Cohort characteristics for the 1840 patients (728 women and 1 112 men) are presented in Table 1 . Nearly 50% of the patients had a baseline diagnosis of acute and transient psychotic disorder, followed by psychotic disorders due to substance use (24%). Almost 25% were diagnosed with other psychoses (mostly unspecified nonorganic psychosis). The remaining 81 patients were initially diagnosed with persistent delusional disorder. More than 30% had a history of in-patient care with a psychiatric diagnosis and 14% had previously been hospitalized with a diagnosis for substance abuse. Approximately one third of the patients had incomplete or no grades from the nine-year compulsory school and almost half of them had not finished secondary school at age 20. Nearly half of the patients had a first-degree biological relative hospitalized for mental disorder.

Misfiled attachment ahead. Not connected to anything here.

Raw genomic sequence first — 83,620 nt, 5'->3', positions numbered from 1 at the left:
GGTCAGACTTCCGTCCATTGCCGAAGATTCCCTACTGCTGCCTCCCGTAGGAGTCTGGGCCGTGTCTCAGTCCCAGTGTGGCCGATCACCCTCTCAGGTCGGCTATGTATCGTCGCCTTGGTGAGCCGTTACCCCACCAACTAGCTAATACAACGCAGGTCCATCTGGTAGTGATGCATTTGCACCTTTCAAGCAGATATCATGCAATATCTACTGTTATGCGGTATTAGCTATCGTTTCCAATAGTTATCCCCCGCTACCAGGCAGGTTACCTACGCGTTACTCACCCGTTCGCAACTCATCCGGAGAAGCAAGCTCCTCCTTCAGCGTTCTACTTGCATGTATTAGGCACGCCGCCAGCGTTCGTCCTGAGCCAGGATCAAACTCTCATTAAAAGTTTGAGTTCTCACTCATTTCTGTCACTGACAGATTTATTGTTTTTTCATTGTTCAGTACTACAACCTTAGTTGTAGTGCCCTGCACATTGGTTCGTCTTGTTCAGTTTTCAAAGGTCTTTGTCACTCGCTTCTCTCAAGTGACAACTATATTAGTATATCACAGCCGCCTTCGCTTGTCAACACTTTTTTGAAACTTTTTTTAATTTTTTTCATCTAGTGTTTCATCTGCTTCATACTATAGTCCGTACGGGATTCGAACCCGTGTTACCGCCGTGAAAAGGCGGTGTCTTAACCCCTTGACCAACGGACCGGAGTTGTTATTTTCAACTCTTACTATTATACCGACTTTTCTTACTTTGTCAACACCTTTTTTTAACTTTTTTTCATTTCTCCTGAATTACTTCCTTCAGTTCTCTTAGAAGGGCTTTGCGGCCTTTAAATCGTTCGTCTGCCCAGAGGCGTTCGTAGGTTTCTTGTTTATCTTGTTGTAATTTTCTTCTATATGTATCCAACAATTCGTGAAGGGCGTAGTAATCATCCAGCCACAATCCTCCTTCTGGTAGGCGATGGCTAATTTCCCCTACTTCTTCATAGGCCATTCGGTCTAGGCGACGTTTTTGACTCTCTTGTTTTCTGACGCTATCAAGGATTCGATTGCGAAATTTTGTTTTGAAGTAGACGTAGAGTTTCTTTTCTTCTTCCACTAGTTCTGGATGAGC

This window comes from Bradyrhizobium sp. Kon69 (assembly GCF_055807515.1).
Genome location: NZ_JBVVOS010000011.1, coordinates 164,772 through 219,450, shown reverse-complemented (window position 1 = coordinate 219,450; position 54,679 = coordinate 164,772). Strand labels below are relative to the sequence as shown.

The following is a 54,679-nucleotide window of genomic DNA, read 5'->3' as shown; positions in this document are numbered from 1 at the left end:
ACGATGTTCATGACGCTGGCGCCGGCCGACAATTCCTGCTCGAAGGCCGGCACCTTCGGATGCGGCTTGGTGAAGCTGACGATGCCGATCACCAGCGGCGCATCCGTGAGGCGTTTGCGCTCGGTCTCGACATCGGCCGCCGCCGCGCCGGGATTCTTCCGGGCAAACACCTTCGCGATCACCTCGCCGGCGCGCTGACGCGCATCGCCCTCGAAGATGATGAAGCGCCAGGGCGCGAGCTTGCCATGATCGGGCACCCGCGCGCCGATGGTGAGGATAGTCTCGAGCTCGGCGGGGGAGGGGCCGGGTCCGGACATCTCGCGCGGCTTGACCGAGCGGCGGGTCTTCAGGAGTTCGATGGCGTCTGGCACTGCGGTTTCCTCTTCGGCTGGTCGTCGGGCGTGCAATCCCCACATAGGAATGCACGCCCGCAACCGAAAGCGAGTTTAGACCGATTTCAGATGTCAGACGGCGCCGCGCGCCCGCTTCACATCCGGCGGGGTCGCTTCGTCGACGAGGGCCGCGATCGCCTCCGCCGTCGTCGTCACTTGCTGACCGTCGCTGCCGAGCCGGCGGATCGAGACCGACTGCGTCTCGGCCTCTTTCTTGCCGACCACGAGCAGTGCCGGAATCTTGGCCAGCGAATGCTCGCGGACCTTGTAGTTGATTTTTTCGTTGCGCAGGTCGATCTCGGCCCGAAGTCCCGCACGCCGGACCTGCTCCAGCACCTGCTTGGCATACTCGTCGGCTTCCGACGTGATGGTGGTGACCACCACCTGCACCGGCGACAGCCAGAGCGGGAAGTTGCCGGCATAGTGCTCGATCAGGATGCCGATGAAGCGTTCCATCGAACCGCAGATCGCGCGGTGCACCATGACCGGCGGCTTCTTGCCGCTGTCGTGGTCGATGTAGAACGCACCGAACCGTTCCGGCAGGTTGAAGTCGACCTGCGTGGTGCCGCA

Table 1 Cohort characteristics.

  Persistent delusional disorders Psychotic disorder due to substance use Acute and transient psychotic disorders Other psychoses Total
N 81 (4%) 445 (24%) 868 (47%) 446 (25%) 1840 (100%)
Mean age at index diagnosis (sd) 24.0 (3.5) 23.2 (3.3) 21.3 (3.6) 24.2 (2.6) 22.6 (3.6)
Predictors          
Psychiatric factors
Former inpatient care with a psychiatric diagnosis 27 (33%) 199 (45%) 225 (26%) 135 (30%) 586 (32%)
Former inpatient care with a diagnosis for substance abuse 9 (11%) 154 (35%) 56 (6%) 42 (9%) 261 (14%)
Former inpatient care for intentional self-harm 7 (9%) 58 (13%) 50 (6%) 35 (8%) 150 (8%)
 
Social factors
First child welfare intervention before age 12 6 (7%) 72 (16%) 78 (9%) 38 (9%) 194 (11%)
Severe criminality 6 (7%) 97 (22%) 37 (4%) 24 (5%) 164 (9%)
Parental social assistance recipiency 17 (21%) 137 (31%) 142 (16%) 78 (17%) 374 (20%)